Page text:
I’m now on the hunt for a French tarragon plant, pretty sure I saw them at the local plant nursery. Out here it’s always the dodge-y (Russian?) one that grows bigger and better but doesn’t have anywhere near the aroma and flavor of the French. And I’m going to stick a couple more lavender plants around the yard, no such thing as too much lavender. If I ever wind up owning a place again (or at least feeling more settled) I’d do a ton of lavender and rosemary, they’re common here in commercial landscapes, every time I pass one I run my hand over it just for that wonderful smell.

Do you take every opportunity to stick your nose in random flowers, even/especially if you have no idea whether they have a scent? Have you been surprised by the smell of any plants, flowers or foliage recently? There’s a rose down the street that smells like Smarties candies taste, if that makes any sense at all. If it came in a bottle I’d buy it.

all images: mine


  • Koyel says:

    I stick my nose in unknown flowers ALL THE TIME (and usually end up with pollen on my nose…achoo!). I have some roses that smell like Froot Loops!

  • Portia says:

    WOW! Flowers are going mad for you. Excellent.
    I can still smell that wisteria near us in my mind. So good.
    Our area has been planting rosemary in public places, I too run my hands. It feels subversive to do it but the smell is gorgeous. I can’t cook with it anymore because the scent turns Jin’s stomach in enclosed apartment.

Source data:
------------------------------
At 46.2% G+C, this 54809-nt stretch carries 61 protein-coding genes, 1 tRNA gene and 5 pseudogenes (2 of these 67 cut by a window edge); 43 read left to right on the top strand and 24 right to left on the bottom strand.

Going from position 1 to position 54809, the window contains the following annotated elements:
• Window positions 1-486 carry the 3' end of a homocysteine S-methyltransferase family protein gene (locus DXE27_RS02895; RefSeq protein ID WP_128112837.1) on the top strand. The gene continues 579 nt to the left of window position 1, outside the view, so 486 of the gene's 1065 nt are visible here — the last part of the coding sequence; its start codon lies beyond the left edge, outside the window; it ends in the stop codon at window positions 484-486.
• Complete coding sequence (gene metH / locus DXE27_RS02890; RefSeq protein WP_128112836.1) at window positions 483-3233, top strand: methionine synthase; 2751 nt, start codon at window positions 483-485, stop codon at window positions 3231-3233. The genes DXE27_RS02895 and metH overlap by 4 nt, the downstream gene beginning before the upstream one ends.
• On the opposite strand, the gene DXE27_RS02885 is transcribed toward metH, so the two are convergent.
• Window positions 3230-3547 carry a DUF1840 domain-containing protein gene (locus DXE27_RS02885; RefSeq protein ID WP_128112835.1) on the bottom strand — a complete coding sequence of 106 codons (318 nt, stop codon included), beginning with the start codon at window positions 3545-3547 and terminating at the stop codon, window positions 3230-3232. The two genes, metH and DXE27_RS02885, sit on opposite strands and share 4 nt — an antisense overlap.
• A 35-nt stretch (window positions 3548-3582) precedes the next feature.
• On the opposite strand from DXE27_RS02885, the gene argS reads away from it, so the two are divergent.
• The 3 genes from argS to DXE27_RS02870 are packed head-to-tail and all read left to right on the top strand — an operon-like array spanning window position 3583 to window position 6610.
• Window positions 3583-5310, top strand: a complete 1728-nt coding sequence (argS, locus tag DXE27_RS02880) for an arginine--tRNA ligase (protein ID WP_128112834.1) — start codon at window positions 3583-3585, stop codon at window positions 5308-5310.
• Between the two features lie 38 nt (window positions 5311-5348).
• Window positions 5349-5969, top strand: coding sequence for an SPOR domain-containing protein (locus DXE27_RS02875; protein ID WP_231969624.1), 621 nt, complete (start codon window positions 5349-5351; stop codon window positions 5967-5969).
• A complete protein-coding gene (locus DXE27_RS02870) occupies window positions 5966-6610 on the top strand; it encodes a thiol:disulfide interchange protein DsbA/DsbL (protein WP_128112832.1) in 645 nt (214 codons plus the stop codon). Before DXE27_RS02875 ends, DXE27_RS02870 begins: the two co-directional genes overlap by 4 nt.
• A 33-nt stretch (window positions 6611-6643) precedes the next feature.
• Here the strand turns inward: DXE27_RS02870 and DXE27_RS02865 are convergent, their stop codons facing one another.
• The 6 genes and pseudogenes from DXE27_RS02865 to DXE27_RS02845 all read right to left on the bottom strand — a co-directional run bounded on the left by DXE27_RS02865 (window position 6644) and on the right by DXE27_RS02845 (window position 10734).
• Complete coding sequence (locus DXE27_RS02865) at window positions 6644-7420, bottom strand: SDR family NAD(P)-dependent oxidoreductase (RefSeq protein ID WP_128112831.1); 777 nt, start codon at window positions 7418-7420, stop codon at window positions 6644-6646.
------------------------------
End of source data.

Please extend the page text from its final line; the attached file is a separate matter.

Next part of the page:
Portia x

  • ElizaC says:

    Wisteria is so beautiful but we stay away from any plants that are invasive. We are already in a constant battle with ivy. I picked plants for our garden that are fragrant or connected with fragrances. Roses, lavender, thyme, immortelle and rock rose. I love running my hands through the immortelle!
    Fragrance is so important in roses – I have some David Austin roses that smell so amazing! One rose can scent our entire living room. The rose plants themselves have some issues with black spot (we don’t spray) but I don’t care since they produce such amazing flowers.

    • March says:

      At my last house I was on a never-ending battle with the English ivy, pulling it off tree trunks and keeping it out of the trees. Oh, your fragrant garden sounds absolutely lovely! I’m realizing I don’t know if I’ve smelled immortelle as a plant, I bet it’s grown somewhere here, the climate’s right, must investigate…

  • Tom says:

    I do stick my face into random flowers while on my perambulations- as a matter of fact I got busted for doing it. I was at some tony ‘do and was introduced to someone who recognized me from stooping over to smell the roses in the park on my way there. Said he’d always wanted to but never did. I told him “It sounds cheesy, but you should always stop to smell the roses” He agreed it sounded cheesy, but he did so in a charming way.

    • March says:

      I have been busted so many times for sniffing various plants and flowers, including more than once in someone’s yard, looking for the source of some awesome aroma. I think the people who are never tempted to stick their faces in a bloom are the weird ones.